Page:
So, on day three of the First Annual People For Others Blog-alogue, Tom throws one of my questions back at me. He thinks maybe he’s going to catch me flat-footed?
How do you know that God loves you?
Morristown, New Jersey. About 9:00p.m. on a sultry June evening in 1993. I am in the chapel of the Loyola House of Retreats spending some quiet and decidedly undramatic time before the Blessed Sacrament.
Suddenly, but again without any drama whatsoever, I was inundated with a deep-felt knowledge and awareness that God truly is my “Abba.” My daddy. God, I understood, is crazier in love with me than the proud father of a newborn baby — boundlessly and unconditionally embracing my every atom, my thoughts, memories and feelings.
For most of my life, my assent to God’s love was an intellectual exercise and I glimpsed this love only in fleeting and tantalizing moments. I prayed for decades to fully experience God’s love and, like peace in Northern Ireland, decided it just wasn’t going to happen. God had other plans, of course, and the grace was granted to me in New Jersey of all places. [Not that there’s anything wrong with NJ!]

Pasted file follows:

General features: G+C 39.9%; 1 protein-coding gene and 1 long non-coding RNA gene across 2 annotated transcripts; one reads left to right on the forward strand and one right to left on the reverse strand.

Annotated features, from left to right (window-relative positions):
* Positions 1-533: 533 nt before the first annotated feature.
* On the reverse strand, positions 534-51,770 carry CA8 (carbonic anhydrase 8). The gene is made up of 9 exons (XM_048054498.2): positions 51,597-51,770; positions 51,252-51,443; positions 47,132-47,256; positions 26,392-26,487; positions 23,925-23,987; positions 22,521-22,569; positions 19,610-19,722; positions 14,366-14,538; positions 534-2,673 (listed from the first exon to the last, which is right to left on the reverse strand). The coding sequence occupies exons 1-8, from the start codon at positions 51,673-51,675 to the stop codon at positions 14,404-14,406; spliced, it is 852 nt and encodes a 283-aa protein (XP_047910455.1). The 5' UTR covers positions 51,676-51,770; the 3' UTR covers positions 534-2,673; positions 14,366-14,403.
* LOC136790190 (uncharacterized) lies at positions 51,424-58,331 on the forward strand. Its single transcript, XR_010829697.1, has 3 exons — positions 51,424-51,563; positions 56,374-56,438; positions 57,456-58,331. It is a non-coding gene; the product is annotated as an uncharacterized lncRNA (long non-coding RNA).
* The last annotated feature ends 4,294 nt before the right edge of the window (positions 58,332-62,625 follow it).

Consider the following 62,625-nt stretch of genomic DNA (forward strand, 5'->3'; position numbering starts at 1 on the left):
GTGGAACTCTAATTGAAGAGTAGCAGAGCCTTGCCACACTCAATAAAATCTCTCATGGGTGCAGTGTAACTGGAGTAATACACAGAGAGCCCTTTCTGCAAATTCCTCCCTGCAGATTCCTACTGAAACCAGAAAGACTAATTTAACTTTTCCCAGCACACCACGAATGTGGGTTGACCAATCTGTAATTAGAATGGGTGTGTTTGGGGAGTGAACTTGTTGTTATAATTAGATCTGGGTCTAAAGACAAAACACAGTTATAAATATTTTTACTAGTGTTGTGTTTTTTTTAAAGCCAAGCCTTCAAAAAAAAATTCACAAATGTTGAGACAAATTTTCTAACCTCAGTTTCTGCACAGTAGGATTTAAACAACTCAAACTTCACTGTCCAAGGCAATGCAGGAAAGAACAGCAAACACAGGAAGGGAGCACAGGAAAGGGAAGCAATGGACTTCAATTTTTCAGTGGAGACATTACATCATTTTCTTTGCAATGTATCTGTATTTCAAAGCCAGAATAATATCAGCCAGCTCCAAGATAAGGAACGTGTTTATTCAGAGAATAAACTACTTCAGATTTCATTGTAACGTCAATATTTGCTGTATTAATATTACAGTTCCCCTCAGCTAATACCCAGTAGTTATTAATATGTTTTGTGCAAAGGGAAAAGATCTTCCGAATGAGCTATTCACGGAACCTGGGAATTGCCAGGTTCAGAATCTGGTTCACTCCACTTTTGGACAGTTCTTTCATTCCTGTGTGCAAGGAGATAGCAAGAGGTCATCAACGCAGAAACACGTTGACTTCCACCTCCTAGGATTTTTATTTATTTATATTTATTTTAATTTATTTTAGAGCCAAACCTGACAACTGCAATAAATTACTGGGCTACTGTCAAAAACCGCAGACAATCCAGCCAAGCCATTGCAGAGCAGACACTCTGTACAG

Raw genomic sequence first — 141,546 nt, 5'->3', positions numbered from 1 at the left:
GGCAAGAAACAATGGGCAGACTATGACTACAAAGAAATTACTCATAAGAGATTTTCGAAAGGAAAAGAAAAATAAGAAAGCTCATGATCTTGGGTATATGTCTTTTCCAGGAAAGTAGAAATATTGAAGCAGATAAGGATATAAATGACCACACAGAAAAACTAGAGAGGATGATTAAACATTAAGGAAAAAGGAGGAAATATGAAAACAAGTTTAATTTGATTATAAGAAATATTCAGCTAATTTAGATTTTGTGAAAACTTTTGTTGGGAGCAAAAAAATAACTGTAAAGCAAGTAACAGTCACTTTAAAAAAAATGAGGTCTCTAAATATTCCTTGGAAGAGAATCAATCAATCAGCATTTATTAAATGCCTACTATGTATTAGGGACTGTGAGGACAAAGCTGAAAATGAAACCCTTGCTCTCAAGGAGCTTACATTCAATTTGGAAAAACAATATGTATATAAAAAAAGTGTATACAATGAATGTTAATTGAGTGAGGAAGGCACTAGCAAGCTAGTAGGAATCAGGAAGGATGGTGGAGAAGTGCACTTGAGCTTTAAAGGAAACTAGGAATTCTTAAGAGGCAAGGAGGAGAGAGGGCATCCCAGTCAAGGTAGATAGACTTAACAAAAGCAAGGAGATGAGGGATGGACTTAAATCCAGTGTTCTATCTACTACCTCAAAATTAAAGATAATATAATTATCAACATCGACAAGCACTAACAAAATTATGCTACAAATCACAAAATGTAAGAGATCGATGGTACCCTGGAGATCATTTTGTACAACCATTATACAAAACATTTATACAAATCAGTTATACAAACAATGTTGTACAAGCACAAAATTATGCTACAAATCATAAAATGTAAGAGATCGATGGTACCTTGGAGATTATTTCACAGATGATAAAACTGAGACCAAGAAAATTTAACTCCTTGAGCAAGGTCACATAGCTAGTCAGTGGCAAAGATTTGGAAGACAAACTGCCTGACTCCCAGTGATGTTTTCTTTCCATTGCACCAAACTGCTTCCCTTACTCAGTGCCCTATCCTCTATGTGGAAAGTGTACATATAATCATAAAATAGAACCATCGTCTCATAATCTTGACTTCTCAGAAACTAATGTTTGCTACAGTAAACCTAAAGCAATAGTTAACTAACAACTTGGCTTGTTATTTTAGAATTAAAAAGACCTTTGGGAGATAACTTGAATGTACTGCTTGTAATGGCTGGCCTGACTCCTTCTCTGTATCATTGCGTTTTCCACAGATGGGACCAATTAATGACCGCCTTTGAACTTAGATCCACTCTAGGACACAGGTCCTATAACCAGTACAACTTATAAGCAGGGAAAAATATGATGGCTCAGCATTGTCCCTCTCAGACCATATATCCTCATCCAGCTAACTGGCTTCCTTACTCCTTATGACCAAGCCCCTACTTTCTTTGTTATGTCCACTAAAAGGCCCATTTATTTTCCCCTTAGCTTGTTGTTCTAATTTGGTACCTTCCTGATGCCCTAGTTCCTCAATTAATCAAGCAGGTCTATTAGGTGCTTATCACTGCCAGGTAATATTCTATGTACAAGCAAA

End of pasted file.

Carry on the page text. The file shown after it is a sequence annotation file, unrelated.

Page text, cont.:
I think of my life in “Before Morristown” and “After Morristown” terms. It was, without question, the most important thing that has ever happened to me. It was as if, having viewed the world in two-dimensional black and white, I suddenly began to see everything in glorious multi-dimensional Technicolor.
In the 16 years since it happened, I have never experienced anything like it again, but I have never for one single moment doubted that God loves me more than I can begin to imagine.
Could it have been an illusion and could I still be delusional about it all? Sure, anything is possible. I choose to believe that it is the most prefect and precious gift I ever received. My own Copernican Revolution.